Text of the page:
The Poly-8813 was introduced in 1977, about a year after the cassette-based Poly-88. The 8813 used the same CPU, video, and RAM boards that were sold for the Poly-88, but in a much bigger chassis with a large power supply, card cage, and room for three 5.25 inch floppy drives. The 8813 was originally sold with a SSSD hard sector disk controller, three 5.25 inch drives (about 88K each), a disk operating system, programming languages, and business applications.
The introductory price was $3,250 - about $11,000 today. The operating system was a surprisingly powerful and flexible DOS called "System-88" or "Exec." The supporting macro assembler, BASIC, word processing, and other packages were as good or better than comparable products on the market at that time. System-88 had several key features not available in CP/M, but at the same time, had several shortcomings relative to CP/M. By the early 1980's, the personal computer market had adopted CP/M as a de facto standard, and as such, CP/M had by far the largest available software base. Poly owners clamored for CP/M for their machines, but as noted above (Poly-88 and CP/M), it was not easy to port CP/M to the Poly hardware. Lifeboat, one of the largest distributors of CP/M, promised CP/M for the PolyMorphic computers for about a year before giving up. Eventually, PolyMorphic themselves provided CP/M for their computers, however, this required mods to the CPU board, the video board, and installation of a new RAM board that could be swapped in and out of the lower 8K of address space under program control.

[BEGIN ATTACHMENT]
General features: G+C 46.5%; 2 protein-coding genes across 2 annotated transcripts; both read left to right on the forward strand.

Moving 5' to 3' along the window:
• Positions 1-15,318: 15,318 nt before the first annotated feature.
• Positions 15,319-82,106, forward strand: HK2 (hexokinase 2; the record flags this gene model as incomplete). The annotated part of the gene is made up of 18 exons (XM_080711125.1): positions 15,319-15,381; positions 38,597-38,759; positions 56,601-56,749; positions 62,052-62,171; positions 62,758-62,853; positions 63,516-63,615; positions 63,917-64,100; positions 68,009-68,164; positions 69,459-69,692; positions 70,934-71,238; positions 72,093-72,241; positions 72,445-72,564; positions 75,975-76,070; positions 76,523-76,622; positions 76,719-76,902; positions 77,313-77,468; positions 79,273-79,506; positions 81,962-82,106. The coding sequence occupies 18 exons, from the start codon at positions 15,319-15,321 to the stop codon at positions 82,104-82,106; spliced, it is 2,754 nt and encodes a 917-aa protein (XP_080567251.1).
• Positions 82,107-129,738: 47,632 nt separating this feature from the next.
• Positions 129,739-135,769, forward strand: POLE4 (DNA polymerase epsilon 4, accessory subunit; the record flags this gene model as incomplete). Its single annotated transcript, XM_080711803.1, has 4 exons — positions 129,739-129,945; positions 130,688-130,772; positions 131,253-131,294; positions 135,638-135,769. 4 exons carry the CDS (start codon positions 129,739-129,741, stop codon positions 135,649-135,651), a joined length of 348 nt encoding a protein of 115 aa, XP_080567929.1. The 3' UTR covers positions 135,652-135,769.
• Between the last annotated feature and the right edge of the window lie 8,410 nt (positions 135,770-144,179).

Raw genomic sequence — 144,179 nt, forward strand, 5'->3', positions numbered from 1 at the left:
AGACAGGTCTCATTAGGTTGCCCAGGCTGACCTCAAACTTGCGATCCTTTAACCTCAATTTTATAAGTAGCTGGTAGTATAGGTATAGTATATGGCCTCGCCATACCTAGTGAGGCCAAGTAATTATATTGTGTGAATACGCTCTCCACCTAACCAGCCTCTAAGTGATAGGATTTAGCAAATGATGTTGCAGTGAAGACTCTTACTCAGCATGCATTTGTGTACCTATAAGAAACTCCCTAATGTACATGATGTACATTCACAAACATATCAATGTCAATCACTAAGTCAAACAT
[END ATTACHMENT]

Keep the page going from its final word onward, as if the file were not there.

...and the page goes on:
Shown below are pictures of the first Poly-8813 I restored. I am lucky enough to have also found a Poly-8813 with the CP/M hardware modifications. After a good bit of restoration work, I was able to get that system up and running as well. Watch this video
to see the system boot System-88 and then CP/M. Numerous System-88 disk images, disk image transfer utilities, PROM source code, information about the CP/M hardware mods, and more are available in the Resources
section below.For another look at PolyMorphic computers, click to see the archive of Bob Bybee's PolyMorphic website.